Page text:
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Voice of Experience

Voice of Experience: May 2024

How Nutrition Can Help You Be a Better Lawyer

Stanley Peter Jaskiewicz


  • A healthy diet and workout routine can improve sleep and energy levels throughout the day.
  • By having a healthy diet, you can improve your work, become more productive, and spend more time doing what you enjoy, both at work and at home.
How Nutrition Can Help You Be a Better Lawyer

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Whenever I get hungry between meals, I remember Stephen Stills’ classic ode to appreciating the relationship you have rather than mourning the one you wished you did (and may never have).

This may seem like an odd pairing, but it makes perfect sense from my perspective – once you realize I am talking about my diet, not a person.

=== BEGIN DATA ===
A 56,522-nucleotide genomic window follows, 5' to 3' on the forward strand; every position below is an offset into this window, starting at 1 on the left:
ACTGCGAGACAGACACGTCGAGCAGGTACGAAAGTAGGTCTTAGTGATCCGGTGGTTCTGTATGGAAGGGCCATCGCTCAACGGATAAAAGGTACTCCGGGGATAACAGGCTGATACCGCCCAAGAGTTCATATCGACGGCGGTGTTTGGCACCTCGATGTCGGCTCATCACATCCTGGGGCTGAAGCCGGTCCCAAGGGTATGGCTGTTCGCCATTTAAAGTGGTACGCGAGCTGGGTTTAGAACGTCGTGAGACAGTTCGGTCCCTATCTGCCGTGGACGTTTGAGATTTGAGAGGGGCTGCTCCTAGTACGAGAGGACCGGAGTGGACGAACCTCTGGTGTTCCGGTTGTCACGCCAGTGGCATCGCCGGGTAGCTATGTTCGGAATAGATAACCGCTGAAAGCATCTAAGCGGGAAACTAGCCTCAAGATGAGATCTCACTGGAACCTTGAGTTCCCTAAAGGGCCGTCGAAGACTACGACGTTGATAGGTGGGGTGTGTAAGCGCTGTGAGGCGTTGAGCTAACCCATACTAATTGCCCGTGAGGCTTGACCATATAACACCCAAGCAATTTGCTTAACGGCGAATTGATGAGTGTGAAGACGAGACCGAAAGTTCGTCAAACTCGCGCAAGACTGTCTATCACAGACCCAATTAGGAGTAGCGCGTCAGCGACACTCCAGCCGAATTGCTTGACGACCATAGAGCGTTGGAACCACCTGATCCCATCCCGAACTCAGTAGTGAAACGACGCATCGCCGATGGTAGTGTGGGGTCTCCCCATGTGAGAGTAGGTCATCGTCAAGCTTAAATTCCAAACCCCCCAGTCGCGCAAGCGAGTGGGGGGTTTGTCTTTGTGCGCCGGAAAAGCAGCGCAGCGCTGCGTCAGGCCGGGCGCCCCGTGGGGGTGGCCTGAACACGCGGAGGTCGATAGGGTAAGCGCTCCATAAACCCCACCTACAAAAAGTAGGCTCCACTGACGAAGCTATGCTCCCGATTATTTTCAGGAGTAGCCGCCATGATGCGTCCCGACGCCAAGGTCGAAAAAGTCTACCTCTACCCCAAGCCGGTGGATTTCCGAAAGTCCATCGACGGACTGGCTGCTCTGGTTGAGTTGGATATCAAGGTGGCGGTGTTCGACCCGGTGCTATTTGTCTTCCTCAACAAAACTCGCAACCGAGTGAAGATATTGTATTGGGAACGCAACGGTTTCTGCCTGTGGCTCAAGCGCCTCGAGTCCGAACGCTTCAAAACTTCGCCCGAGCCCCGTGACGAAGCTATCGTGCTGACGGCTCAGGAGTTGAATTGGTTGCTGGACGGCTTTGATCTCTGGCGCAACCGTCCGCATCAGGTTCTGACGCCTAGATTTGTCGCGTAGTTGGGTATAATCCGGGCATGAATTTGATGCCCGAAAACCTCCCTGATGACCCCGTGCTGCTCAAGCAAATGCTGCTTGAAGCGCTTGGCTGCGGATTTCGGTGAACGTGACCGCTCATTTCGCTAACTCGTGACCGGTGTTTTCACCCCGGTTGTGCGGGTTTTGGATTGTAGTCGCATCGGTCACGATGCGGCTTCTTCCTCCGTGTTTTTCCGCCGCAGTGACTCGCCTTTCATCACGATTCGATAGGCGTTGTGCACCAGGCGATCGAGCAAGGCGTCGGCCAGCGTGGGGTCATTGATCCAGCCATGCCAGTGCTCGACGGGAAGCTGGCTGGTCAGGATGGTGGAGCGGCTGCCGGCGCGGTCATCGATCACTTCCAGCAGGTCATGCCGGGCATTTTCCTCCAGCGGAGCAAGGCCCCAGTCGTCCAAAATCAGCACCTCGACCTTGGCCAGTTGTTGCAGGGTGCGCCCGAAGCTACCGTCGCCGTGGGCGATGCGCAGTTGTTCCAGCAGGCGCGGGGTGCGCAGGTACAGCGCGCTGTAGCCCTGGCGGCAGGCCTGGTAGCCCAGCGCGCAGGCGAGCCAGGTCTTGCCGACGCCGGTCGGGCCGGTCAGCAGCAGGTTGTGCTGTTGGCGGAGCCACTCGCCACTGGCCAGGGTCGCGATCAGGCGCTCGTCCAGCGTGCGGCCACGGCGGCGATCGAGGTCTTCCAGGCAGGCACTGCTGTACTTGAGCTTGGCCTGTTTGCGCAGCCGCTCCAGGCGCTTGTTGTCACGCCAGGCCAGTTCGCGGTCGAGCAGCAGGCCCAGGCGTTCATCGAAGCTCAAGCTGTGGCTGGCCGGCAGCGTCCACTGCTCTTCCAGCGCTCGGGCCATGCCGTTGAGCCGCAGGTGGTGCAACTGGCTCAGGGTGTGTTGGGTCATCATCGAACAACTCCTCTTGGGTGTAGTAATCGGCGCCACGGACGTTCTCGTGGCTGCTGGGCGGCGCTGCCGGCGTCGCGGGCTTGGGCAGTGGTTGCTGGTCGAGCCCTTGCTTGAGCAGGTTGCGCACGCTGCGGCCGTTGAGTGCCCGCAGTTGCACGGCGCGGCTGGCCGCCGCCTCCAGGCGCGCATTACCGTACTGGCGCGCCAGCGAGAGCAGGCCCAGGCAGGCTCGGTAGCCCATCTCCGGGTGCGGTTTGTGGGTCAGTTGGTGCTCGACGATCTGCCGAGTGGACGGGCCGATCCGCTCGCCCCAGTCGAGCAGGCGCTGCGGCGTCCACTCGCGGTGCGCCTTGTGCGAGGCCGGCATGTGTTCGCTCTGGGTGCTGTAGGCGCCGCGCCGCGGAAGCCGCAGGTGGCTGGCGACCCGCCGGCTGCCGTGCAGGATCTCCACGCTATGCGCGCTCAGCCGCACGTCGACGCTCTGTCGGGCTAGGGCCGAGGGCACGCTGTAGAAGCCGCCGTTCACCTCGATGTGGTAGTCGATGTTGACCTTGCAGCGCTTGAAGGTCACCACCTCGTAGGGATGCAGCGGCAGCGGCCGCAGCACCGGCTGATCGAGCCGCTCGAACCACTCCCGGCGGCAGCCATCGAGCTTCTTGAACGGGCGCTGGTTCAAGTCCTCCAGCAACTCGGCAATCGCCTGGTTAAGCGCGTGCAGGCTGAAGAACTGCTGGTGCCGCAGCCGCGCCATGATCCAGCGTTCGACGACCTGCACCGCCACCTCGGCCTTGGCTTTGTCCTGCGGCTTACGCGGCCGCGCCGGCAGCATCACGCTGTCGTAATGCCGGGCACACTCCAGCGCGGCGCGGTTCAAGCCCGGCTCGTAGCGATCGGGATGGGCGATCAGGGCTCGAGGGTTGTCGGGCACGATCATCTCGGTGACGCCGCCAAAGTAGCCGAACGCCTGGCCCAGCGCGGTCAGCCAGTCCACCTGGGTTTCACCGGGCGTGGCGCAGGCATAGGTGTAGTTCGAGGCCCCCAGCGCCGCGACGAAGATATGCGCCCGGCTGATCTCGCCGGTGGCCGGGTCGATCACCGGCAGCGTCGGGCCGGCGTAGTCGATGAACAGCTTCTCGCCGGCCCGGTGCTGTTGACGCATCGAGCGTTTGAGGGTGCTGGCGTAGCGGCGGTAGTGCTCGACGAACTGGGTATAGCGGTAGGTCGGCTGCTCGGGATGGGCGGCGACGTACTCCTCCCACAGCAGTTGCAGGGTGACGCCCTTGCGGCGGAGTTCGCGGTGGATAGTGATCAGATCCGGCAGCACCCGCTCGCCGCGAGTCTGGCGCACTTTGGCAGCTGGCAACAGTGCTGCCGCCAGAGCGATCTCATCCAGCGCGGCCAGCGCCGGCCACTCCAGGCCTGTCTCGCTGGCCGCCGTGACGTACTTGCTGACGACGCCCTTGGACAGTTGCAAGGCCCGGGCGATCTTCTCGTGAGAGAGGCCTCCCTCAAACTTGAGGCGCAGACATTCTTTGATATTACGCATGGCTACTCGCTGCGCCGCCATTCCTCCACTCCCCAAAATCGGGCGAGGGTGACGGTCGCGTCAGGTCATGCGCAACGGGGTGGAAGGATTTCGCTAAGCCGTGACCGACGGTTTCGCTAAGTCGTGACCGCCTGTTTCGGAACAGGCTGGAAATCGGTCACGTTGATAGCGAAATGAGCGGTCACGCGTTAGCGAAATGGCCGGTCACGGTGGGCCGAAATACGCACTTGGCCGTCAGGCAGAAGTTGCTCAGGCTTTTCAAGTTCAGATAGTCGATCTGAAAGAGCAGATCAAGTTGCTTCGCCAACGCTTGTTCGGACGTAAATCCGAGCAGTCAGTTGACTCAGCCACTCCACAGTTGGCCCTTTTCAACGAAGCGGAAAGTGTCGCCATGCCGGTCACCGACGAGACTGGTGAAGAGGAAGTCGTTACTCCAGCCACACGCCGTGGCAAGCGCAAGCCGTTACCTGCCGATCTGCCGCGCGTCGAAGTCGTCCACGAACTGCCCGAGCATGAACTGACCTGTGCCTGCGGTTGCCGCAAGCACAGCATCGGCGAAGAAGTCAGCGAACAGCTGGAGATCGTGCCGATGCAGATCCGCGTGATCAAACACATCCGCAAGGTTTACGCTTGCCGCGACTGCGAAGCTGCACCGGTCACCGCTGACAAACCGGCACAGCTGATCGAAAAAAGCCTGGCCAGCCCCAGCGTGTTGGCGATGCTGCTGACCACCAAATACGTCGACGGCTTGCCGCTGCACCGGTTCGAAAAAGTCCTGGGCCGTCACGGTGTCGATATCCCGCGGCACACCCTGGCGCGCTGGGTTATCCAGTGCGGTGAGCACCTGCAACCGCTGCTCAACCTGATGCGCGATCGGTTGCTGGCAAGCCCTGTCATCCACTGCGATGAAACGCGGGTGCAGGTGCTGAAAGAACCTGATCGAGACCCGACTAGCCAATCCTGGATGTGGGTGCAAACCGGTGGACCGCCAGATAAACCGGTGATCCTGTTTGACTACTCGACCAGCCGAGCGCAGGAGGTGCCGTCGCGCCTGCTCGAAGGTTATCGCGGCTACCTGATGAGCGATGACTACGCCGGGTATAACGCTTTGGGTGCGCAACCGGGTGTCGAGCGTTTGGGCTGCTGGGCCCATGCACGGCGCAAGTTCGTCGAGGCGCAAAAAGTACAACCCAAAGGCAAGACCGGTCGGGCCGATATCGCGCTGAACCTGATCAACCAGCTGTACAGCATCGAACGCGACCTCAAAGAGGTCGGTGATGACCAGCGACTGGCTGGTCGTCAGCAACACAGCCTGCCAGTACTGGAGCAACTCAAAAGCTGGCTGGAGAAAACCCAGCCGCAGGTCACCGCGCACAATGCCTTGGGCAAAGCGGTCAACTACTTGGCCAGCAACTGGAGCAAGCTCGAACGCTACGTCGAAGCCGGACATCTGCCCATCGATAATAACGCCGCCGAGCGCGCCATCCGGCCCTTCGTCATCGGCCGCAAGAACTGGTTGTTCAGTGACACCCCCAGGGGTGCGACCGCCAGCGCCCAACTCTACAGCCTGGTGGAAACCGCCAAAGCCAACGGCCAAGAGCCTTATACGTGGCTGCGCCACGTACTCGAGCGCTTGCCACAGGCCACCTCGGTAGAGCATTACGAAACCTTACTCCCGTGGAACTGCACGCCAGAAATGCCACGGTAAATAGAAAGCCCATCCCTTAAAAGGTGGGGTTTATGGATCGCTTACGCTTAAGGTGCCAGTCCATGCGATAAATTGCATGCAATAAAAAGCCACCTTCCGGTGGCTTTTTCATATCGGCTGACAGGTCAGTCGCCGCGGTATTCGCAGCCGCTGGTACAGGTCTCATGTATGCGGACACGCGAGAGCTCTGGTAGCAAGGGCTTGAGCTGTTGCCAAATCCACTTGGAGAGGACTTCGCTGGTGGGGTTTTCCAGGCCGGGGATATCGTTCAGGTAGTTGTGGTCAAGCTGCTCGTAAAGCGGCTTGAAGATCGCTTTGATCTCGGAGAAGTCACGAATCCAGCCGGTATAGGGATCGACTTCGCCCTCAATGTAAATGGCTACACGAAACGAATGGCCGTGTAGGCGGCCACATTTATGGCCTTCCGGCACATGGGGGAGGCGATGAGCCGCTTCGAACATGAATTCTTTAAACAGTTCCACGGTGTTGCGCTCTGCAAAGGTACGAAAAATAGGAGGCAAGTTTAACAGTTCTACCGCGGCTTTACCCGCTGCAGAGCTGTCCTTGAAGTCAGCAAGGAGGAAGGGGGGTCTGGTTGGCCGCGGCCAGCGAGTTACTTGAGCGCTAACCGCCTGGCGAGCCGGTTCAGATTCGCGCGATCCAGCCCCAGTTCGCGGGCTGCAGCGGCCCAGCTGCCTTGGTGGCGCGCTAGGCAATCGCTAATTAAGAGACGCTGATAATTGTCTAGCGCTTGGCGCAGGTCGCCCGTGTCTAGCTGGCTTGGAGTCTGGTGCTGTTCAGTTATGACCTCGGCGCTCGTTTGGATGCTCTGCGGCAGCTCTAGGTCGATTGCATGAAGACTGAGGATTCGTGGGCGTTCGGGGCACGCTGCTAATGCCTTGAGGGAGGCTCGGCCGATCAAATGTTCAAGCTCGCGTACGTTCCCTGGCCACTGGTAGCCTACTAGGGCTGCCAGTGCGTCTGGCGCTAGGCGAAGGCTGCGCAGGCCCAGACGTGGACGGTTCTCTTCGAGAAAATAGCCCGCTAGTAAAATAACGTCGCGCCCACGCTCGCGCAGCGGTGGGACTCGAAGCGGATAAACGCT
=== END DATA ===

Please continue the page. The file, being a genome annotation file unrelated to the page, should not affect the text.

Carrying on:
I learned a lasting lesson in my cardiac rehab after open heart surgery. My diet was critical to prevent a return of the massive artery blockages that were bypassed in my surgery.

As I explained in articles at the time, my “healthy” diet included many foods that contributed directly to my problem - particularly the salt-laden, boxed breakfast cereal and canned soup I frequently ate.

After completing all the exercise and counseling programs our health insurance would fund, I resolved to continue with both my exercise and diet programs on my own.

I am proud to say that I have succeeded spectacularly in that lifestyle change (in my unbiased opinion) - with the support of my wife, who makes the labor-intensive meals my cardiac diet requires.